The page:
1. Choose a Name for Your Florida Limited Liability Company
Check for an Available Name for the LLC in Florida: When you are preparing to form an LLC in Florida, you need to find a unique name for your company. You can search databases online and in other records before you file to be sure that the name that you want to use is available and not in use by another LLC in the state. There is a business entity database that you can search online at the official website of the Florida Secretary of State at Florida LLC.
Reserve a Name for Your Florida LLC: You don’t have to reserve a name before you file to form an LLC in Florida, but if you would like to reserve a name before you file you may want to contact the office of the Florida Secretary of State.
Filing for Trademarks Protection and Doing an LLC Name Search: After you search databases and other records, you may learn that the name that you want to use to form your LLC is available in Florida but in use by another company somewhere else in the country. You could find that there are several restrictions on how you can use the name that you have chosen for your LLC. You can go to how to choose a name for your llc to learn more about choosing a name for your LLC.
Florida LLC Name Requirements: Remember to include the designation "LLC," “L.L.C.,” or "Limited Liability Company" in the name of your Limited Liability Company in Florida. You should also remember that the term “LLC” stands for “Limited Liability Company” and not “LLC Corporation, “Limited Liability Corporation,” or anything else related to a corporation. A Limited Liability Company is a different kind of business entity than a corporation.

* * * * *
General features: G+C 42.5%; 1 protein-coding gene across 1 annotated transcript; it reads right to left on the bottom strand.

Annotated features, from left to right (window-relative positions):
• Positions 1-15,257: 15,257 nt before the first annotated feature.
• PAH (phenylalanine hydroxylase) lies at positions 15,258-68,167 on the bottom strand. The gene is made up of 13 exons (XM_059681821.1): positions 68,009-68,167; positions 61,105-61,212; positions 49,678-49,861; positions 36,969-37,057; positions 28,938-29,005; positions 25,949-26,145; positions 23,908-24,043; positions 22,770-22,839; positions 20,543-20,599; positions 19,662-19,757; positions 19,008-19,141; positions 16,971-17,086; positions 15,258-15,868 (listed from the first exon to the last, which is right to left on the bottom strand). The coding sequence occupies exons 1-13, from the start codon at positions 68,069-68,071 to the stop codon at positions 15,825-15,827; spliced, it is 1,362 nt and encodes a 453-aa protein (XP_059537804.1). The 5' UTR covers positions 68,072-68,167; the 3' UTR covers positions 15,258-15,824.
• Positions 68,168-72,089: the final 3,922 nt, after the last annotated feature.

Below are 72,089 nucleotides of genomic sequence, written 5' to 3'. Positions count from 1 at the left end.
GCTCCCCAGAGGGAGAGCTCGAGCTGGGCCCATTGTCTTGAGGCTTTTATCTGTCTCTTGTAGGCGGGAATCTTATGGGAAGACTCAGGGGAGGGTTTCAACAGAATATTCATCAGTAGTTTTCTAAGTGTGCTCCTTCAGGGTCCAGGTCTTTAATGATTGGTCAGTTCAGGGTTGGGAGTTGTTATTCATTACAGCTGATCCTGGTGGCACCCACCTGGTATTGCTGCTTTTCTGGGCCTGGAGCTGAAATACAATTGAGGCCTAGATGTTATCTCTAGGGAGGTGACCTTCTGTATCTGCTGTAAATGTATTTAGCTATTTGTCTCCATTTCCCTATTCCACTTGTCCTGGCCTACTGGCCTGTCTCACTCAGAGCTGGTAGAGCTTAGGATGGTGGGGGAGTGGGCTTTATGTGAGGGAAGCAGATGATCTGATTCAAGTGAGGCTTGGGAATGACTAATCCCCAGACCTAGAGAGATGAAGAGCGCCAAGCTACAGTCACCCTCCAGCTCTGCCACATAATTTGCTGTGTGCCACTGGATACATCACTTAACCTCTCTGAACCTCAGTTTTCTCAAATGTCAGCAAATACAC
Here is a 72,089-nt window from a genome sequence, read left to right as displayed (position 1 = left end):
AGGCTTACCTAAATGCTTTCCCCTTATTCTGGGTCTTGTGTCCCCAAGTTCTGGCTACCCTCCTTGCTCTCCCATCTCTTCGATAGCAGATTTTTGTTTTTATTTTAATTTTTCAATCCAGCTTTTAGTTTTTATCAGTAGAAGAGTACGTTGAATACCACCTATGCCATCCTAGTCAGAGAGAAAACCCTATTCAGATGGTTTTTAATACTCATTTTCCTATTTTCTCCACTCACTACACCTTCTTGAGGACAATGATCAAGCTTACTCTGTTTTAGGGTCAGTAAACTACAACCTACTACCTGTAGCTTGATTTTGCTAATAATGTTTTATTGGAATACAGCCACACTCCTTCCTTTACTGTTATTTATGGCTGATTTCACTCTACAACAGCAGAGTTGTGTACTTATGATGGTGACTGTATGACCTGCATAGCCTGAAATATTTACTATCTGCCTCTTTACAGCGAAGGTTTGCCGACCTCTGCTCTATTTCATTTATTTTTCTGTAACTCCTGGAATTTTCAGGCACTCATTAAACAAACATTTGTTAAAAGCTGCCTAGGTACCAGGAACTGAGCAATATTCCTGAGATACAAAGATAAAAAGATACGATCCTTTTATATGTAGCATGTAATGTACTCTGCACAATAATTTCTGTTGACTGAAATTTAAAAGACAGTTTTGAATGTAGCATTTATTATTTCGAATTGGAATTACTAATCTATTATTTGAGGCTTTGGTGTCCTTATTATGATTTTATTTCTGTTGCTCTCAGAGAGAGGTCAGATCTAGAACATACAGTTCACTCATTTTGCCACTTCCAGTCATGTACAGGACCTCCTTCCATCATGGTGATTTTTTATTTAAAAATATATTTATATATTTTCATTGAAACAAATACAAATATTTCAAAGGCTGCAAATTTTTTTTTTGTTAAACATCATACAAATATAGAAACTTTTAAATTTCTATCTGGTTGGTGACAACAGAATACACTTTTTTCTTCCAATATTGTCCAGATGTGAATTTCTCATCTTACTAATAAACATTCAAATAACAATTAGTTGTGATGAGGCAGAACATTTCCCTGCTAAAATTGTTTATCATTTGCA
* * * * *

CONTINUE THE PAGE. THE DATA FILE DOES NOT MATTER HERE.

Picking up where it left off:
2. Find a Registered Agent in Florida
When you are preparing to form your Limited Liability Company in Florida, you need to select a registered agent that will act as an agent for service of process and will receive all tax documents, legal notices, and other official notices for your company. There are corporate service companies that provide registered agent services to LLCs for a fee that is generally between about $75.00 and $150.00.
3. File Articles of Organization with the Florida Secretary of State
Minimum Requirements for the Articles of Organization: The Articles of Organization that you file for your LLC must contain the name and purpose of your LLC, the address of your principal office, the name and address of your registered agent, and the names and addresses of the managers. The Articles of Organization must be signed by a member of the LLC before you submit the document. You can download a form for this document at Florida LLC.
Other Florida Legal Provisions: You will definitely want to consider including other clauses in addition to the minimum requirements listed above when you go to create your Articles of Organization. A lawyer can help you to create Articles of Organization that will include the additional clauses that are most relevant and beneficial for your company.
Where to Submit the Articles of Organization for Filing: You should submit your Articles of Organization to the Registration Section, Division of Corporations, P.O. Box 6327, Tallahassee, FL 32314.
Filing Fee: The fee to file Articles of Organization in Florida is $125.00.
4. Form a Florida Limited Liability Company Agreement (Operating Agreement)